- #1

- 55

- 0

I took a quantum mechanics class for the first time this past semester, and didn't feel like I fully grasped many aspects of the subject, so decided to try to go through some stuff on my own, and just had a gew questions.

One of them is more a math question: In the book I'm reading (Quantum Mechanics by Zettili) they mention that the space of all complex functions is infinite dimensional, but don't state why, and I'm not quite sure how to show something like this. I know that I need to show that there are an infinte # of linearly independant basis vectors, but I'm not quite sure how to get at this.

My second question is about Hilbert space. This is something else that I don't fully grasp. It seems like something very important to quantum mechanics, but I'm not quite sure why the hilbert space is a good stage for quantum mechanics. The only things I could think of were that maybe it has something to do with how the inner product of some vector in the hilbert space with itself is real (I know that this is the reason why hermitian matrices are important, because the eigenvalues are real, and I thought maybe it was similar), or perhaps something about the whole limit of cauchy sequences coverging.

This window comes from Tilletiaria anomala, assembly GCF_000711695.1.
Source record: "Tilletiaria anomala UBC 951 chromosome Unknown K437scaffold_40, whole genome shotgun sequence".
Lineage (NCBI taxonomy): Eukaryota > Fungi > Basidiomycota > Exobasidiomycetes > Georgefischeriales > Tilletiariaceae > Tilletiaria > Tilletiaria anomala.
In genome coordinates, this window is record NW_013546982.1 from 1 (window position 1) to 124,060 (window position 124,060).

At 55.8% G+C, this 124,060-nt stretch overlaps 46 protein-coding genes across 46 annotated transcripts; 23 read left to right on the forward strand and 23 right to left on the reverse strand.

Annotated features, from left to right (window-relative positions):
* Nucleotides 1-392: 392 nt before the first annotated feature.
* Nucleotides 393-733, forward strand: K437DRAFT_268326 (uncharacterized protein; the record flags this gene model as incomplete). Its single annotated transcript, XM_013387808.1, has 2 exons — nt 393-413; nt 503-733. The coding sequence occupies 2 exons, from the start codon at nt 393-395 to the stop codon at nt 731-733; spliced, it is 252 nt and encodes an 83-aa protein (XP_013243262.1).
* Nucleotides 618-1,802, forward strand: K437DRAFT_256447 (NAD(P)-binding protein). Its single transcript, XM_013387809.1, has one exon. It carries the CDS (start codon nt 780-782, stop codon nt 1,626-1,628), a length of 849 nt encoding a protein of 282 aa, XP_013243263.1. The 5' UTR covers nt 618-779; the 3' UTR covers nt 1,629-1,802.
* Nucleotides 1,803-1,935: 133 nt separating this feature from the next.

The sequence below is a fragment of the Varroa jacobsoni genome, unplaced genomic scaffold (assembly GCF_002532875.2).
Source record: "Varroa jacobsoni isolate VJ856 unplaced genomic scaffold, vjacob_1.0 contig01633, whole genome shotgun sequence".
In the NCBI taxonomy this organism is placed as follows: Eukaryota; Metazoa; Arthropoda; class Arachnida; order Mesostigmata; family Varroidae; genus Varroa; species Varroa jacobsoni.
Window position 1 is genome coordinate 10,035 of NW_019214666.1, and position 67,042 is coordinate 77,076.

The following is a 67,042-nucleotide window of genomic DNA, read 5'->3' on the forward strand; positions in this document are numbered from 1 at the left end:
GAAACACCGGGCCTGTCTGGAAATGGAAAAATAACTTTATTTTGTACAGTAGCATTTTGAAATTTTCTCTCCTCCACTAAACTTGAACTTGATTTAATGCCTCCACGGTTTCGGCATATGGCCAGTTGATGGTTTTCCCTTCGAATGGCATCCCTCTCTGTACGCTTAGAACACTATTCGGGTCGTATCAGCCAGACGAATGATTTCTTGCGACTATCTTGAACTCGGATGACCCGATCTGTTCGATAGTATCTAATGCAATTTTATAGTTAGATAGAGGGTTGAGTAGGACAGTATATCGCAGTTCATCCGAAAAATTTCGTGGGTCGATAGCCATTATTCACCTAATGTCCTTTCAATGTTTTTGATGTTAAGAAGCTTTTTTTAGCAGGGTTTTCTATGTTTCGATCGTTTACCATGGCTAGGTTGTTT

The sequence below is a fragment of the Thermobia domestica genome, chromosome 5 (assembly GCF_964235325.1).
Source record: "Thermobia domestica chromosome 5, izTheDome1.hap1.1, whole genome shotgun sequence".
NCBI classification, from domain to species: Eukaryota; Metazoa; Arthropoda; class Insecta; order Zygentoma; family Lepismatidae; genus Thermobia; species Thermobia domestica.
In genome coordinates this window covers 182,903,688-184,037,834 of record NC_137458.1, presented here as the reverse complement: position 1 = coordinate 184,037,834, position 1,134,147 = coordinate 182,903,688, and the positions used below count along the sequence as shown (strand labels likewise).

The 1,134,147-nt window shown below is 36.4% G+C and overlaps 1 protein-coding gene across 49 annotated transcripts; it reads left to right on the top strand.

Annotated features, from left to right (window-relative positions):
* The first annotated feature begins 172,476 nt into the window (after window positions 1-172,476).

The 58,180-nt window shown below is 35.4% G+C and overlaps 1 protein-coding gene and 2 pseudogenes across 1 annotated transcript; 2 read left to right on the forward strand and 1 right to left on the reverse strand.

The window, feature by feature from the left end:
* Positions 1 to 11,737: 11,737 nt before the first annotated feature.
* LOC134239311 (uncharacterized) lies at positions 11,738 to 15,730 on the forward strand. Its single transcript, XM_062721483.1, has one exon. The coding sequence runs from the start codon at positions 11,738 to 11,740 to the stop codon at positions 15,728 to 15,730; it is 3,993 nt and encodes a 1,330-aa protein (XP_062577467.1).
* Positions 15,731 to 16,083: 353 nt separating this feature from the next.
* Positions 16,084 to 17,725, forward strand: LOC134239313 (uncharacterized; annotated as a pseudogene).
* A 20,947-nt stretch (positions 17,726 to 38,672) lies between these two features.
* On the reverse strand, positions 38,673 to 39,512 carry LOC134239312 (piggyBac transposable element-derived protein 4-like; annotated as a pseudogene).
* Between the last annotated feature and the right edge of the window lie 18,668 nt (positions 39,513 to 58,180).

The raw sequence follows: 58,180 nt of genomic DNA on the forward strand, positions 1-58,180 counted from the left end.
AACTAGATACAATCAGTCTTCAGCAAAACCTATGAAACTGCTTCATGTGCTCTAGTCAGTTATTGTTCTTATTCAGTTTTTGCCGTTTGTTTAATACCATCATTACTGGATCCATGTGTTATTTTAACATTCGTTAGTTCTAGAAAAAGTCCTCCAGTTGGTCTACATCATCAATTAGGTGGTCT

I guess this is a the same question sort of but what are spaces that are not hilbert spaces and what about them is not useful in the same way that hilbert space is?

So am I onto anything or way off? Any help would be greatly appreciated